Organizing: Movement, Community, Pressure Group?

As a full time organizer, in the labor movement, an avocation I have pursued for more than 20 years, I read with interest the exchange between John Greer, Sharon Astyk and Rob Hopkins.

Greer begins with a serious confusion when he conflates “community”, “movement” and “pressure group”. He is talking about movement building, not community building, when he references the Grange or civil rights. While he is obviously right that organized group pressure affects our government’s direction, (or the direction of representative governments, generally) most pressure groups which are effective today are top down organizations, generated to pursue special interests, not grass roots initiatives.

Social/political movements arise in response to perceived threats to a broad section of the population, and often, as well, on the basis of raised expectations within a broad swath of society. They unite people from different and frequently disparate communities to a common goal. The Grange, the labor movement, and the Vietnam anti-war movement arose in response to threats; the civil rights movement, the women’s movement, the gay rights movement, and to a lesser degree the labor movement took off primarily from raised expectations.

All drew on underlying communities to a greater or lesser extent, the all-purpose communities which are in such short supply today. The structure of those communities were varied; the small towns of the plains with a strong sense of interdependence and shared values; ethnic fraternal welfare organizations; the inherent solidarity of a factory workplace; churches, campuses, even the solidarity that arose in the locus of oppression in gay bars.

Community and movement building are both rooted in human nature. We are a tribal animal, incomplete unless we can identify as part of a group, even if, as in modern America, that identification is only in our mind, rather than in the material interdependence for our livelihoods which characterizes societies which do not have the energy surplus and/or technology which makes its members remote from the production of the necessities of life. Today energy surplus means fossil fuel subsidies. The other aspect of that nature which often comes into play is the easily made division of the world into “us” and “them”, with them meriting no consideration as human beings. (I am convinced that the ability to manipulate “patriotism” to such devastating ends comes in large part from the atrophy of real community participation and the exploitation of the us/them dichotomy, but that’s another story)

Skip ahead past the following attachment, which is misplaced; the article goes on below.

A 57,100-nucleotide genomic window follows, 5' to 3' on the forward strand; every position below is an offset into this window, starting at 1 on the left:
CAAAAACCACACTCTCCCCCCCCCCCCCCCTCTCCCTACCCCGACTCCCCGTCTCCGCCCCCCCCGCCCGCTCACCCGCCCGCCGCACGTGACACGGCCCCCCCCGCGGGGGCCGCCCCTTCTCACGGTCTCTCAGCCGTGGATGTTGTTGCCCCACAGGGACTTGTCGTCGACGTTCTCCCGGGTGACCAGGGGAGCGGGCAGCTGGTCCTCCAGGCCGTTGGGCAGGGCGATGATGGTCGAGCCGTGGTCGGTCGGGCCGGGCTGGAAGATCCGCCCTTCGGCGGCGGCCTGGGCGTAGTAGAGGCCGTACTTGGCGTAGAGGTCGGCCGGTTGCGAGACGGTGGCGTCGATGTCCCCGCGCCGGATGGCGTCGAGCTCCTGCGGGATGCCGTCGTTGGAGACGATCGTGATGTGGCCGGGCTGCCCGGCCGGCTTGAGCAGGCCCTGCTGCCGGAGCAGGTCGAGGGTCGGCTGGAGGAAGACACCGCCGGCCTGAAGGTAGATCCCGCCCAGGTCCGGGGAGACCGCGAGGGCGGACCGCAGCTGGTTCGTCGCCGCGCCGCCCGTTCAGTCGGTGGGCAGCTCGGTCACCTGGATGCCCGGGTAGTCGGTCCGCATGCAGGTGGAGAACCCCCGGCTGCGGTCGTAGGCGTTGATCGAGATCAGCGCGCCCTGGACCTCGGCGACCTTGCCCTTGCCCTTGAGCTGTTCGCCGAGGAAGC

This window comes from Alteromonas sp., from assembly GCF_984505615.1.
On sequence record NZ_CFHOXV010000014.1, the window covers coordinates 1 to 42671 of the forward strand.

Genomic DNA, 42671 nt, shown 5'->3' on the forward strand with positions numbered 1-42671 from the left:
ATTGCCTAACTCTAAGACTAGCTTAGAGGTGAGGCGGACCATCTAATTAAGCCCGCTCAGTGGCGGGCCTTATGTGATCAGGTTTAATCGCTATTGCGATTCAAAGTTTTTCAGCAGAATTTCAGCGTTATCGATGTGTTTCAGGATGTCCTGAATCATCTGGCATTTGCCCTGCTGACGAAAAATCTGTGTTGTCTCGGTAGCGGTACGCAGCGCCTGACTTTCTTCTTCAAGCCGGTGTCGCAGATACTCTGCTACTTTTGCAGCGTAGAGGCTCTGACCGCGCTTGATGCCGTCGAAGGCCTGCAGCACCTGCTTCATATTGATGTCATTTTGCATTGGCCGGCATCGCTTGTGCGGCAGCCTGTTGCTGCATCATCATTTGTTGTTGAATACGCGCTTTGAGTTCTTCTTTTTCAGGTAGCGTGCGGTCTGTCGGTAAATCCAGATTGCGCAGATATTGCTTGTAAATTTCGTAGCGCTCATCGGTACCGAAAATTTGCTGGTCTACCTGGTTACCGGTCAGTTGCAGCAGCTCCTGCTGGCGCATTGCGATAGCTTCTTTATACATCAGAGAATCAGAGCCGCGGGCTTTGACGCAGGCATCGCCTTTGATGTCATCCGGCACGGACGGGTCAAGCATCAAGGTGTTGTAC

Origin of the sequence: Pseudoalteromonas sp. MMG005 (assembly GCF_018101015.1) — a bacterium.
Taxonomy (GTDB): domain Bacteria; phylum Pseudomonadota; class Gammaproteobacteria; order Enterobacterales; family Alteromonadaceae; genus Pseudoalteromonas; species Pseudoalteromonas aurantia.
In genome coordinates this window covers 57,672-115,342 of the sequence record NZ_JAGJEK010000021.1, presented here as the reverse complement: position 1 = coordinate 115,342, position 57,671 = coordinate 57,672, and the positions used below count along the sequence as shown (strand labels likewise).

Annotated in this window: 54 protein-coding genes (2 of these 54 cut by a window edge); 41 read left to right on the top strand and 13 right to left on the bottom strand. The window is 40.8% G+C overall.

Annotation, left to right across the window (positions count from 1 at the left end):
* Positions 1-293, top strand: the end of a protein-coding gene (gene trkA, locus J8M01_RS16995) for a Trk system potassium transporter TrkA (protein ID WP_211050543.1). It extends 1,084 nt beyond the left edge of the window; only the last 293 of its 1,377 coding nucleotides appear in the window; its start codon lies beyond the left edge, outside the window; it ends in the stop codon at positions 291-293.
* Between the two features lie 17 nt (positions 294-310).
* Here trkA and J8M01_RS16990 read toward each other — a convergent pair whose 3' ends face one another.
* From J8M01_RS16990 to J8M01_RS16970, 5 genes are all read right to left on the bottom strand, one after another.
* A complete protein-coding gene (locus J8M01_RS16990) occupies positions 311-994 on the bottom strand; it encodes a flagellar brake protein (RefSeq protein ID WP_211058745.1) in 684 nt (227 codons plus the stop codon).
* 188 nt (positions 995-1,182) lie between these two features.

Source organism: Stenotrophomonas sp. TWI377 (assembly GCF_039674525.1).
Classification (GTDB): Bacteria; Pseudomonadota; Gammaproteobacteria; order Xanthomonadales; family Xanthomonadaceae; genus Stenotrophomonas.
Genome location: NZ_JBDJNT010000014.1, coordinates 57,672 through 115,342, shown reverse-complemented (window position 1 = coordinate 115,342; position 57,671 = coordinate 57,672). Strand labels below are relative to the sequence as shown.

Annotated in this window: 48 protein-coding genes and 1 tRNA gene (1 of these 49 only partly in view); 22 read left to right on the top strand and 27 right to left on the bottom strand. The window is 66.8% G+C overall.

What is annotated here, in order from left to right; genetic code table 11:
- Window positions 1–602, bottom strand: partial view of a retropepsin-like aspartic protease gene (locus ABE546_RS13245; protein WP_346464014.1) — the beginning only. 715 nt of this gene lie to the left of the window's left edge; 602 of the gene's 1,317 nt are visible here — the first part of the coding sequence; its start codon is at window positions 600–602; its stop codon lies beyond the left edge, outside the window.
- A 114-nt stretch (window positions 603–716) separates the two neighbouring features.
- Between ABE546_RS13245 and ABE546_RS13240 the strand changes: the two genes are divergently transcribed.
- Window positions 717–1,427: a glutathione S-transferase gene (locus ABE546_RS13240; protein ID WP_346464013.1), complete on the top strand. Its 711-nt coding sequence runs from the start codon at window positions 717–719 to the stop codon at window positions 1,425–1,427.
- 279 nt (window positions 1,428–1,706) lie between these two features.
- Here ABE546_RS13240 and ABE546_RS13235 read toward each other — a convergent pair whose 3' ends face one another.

Sharon is right that the genius of social control of capitalism is that in the U.S.we work harder than any other people in history to meet our daily needs, and have the least time and personal energy left to do anything else with. Never mind that many of the “needs” we feel obligated to meet are manufactured and no good for us, they are perceived as obligations. The alienation, the sense that we are single actors, is pervasive, along with the view that we have to get money to pay for anything we need including the services of myriad experts to do things which in another society we did for ourselves, traded for or didn’t need to do. (e.g., growing and cooking our food, carpentry and home improvement/repair, educating our children, income tax preparation.)

Union organizing succeeds when three conditions are present – common grievances, expectation of improvement, and leadership. The primary roles of leadership are to coordinate a program to meet the expectations and resolve the grievances, and inspire by their personal credibility the willingness to take risk to change the status quo.

I happen to think this model works with any movement building effort, but clearly it is much harder when there is no substrate of organization already present, which is why community organizing in modern cities is typically so difficult. The other aspect of this organizing model which is a challenge to the climate change/peak oil movement is the difficulty of identifying the enemy. The pro-active nature of our movement, where there are no bosses or segregationist politicians to beat, no clear and simple government policy to change, is one of the characteristics that makes it more difficult than movement building in the past.

I’ve been wrestling with all this in my own work for some years now, and I have no prescriptions. I have been interested in the Transition Town movement because it seems to recognize the problems to traditional movement building which I identify in the above paragraph, and to have the humility to recognize, as John Greer and Sharon also do, that no one has “the answer” and that a variety of strategies must be pursued. When we discuss organizing and community, we need to be very clear what kind of organizing we are looking at, why and when it has worked or failed, and a clearer definition of community. Hope I have added some clarity to this discussion.